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Building Service Oriented Architectures with Java Technology

by Jean-Jacques Dubray on Jan 02, 2008 |

Sun Microsystems started a tour in the US to present a comprehensive view of the technologies and approaches it recommends to build Service-Oriented-Architecture with Java Technology. In Seattle, the presenter was Thomas Barrett, SOA Technical Specialist at Sun.

Sun's target architecture is a composite application platform which is using reusable services either provided by third parties or built from legacy systems. Sun introduces SOA as a:

Track-tested architectural style for building applications using services available in a network (“The Network is the Computer”)

The presentation explains that SOA is best implemented with an ESB that provides resource and channel adapters as well as a series of build-in capabilities such as transformation, security, logging, routing...

Sun introduces the four layers of a Service Oriented Architecture:

  • access (delivery channels)
  • process
  • service
  • resource

Sun sees Web Services and REST as equally important for implementing Service Oriented Architectures. It is investing significantly in REST with:

  • JAX-RS: Java API for RESTful Web Services
  • JSR 311 (Draft April 2007)
  • Jersey is open source reference implementation

Sun also presents BPEL as a critical technology for SOA. The presenter demoed a graphical editor based on BPMN symbols and running in NetBeans 6.0.

The presentation went on to give an introduction to JBI, which is Sun's foundation to Service Oriented Achitectures. The presenter also demoed JBI's new assembly capability which is very similar to the one of SCA. Sun sees JBI as:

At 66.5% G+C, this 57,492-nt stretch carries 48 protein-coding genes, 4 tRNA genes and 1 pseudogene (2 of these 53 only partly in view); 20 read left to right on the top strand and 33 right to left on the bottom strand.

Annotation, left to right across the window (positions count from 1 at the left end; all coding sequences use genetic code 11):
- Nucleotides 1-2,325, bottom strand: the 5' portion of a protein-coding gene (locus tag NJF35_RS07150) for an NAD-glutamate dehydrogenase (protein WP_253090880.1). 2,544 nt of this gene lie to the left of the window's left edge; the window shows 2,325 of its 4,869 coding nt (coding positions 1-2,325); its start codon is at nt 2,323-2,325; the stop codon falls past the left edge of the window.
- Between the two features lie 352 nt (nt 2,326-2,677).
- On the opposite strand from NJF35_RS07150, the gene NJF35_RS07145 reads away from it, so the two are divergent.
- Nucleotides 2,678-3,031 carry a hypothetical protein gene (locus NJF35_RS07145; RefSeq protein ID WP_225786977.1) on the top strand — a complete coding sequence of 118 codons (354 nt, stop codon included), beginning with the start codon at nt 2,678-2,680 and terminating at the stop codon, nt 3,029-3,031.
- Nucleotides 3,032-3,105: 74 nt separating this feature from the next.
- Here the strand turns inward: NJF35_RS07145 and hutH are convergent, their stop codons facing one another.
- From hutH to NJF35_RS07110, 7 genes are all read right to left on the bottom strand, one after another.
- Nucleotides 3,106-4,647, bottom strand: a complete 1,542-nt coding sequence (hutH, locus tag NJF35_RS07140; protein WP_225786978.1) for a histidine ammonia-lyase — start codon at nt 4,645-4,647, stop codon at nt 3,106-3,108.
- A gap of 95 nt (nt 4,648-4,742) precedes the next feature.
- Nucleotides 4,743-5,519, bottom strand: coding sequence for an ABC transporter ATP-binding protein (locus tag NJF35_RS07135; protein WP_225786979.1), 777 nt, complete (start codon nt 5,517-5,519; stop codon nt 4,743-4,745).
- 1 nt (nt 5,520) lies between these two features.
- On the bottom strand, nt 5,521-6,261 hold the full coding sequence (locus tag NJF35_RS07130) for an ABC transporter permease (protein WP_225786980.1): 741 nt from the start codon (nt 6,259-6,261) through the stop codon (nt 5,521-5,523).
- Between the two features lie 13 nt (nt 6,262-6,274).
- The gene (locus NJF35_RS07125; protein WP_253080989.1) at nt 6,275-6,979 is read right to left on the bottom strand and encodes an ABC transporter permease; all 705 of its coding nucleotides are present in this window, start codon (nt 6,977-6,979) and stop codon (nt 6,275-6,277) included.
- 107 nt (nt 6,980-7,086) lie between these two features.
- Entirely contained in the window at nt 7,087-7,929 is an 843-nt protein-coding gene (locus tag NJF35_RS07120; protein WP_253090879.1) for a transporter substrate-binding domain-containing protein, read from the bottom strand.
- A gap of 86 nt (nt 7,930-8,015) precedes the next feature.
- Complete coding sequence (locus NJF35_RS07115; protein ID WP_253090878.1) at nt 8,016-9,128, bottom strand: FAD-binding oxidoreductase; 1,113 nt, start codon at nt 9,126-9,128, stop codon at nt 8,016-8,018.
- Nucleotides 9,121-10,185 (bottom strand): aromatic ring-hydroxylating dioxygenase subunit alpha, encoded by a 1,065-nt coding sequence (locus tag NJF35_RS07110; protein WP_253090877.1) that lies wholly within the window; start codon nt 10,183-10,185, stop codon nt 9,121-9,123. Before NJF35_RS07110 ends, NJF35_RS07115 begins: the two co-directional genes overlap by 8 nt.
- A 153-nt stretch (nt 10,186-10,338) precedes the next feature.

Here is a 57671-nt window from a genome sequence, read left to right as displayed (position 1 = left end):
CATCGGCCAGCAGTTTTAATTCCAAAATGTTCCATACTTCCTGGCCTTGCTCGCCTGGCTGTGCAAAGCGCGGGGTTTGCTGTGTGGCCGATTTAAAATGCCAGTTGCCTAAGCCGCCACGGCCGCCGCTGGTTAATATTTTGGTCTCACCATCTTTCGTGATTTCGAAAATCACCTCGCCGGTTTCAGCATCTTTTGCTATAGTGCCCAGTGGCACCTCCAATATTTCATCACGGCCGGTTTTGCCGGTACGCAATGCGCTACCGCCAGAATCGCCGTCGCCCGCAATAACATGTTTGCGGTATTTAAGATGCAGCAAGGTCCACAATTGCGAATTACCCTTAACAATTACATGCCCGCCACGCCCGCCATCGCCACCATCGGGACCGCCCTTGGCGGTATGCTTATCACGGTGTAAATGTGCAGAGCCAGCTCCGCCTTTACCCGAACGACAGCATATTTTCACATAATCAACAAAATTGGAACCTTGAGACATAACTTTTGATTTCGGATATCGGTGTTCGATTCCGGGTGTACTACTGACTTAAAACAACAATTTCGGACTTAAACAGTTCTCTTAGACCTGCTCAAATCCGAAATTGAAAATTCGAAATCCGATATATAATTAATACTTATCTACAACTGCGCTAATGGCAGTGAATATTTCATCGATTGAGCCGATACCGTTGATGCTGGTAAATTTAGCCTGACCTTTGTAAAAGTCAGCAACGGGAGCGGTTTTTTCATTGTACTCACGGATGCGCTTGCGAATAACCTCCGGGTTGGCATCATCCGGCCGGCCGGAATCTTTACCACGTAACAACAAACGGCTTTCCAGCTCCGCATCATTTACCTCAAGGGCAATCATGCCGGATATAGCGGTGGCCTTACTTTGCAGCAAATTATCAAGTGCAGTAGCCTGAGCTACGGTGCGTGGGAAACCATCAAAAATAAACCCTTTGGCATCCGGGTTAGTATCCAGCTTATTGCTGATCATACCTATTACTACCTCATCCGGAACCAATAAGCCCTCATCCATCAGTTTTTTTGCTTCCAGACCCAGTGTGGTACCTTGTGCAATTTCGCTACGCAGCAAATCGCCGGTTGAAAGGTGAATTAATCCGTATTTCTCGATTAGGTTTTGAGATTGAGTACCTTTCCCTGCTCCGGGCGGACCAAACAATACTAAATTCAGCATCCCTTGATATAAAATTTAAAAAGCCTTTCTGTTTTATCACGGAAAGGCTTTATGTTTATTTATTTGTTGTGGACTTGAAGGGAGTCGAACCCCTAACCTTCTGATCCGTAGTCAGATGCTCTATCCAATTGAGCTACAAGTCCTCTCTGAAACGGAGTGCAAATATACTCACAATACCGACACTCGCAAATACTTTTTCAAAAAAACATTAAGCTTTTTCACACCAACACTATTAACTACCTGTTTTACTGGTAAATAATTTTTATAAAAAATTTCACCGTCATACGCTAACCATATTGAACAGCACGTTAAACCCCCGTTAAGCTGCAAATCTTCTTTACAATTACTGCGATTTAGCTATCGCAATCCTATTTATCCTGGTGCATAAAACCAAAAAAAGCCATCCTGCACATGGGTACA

• Allowing developers to provide more sophisticated applications and achieve better integration with other Java platform technologies
  • Standard “meta-container” for integrated services

The presentation gives some details about the upcoming JBI 2.0 specification:

  • Clarify and enhance JBI's role in creation, deployment and runtime support of composite applications
  • Support Web 2.0 technologies and usage models
  • Facilitate performance optimizations by component and container implementers
  • Improve alignment with Java EE (e.g. use of transactions)
  • Align with the Service Component Architecture (SCA) specifications with the goal of making JBI 2.0 a standard Java runtime for SCA
  • Provide full compatibility with OSGi Java-based service platform

The presentation includes a proposal for the alignment between SCA and JBI:

  • SCA sees JBI as helpful in implementing SCA on the Java platform
  • JBI appreciates SCA service metadata as helpful in standardizing service composition in general
  • SCA and JBI are not competitors as they focus on different aspects of service composition

The last section of the presentation focuses on the OpenESB offering, its relationship to Java CAPS (Composite Application Platform Suite) and its roadmap.

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REST and BPEL? by jeff schneider

JJ,
How is Sun combining their REST and BPEL stories? Obviously, with their emphasis on REST, they aren't supporting WSDL...
Jeff

Re: REST and BPEL? by Jean-Jacques Dubray

Jeff:

hi, this is a good question. First I want to emphasize that the presenter, Thomas Barrett was neutral with respect to Web Services vs REST. I know that he relayed some of the concerns Tim Bray has about Web Services, but I did not get the feeling that Sun was walking away from Web Services. Thomas presented Tim's quote as: "what people that use REST think about Web Services". I am not sure he used the quote to represent Sun's view in the REST vs Web Services debate. I think Thomas point was "if you are thinking about Web Services, take a look at REST too".

BPEL appears to be a key element of CAPS (based on the presentation) and Thomas did not talk at all about the relationship between BPEL and REST.

IMHO, (it would be best if someone from Sun would respond directly) it seems that REST plays at the "access" layer of Sun's architecture. Of course, REST has more architectural implications than this, but nothing really prevents you to use REST as some kind of "lipstick". As soon as you use annotations on an object model, I think it means that you are doing some form of remoting without profound architectural changes. Again, this is only my opinion, and I am not conveying by expressing it anything I learned from Sun.

Hope this helps,

JJ-

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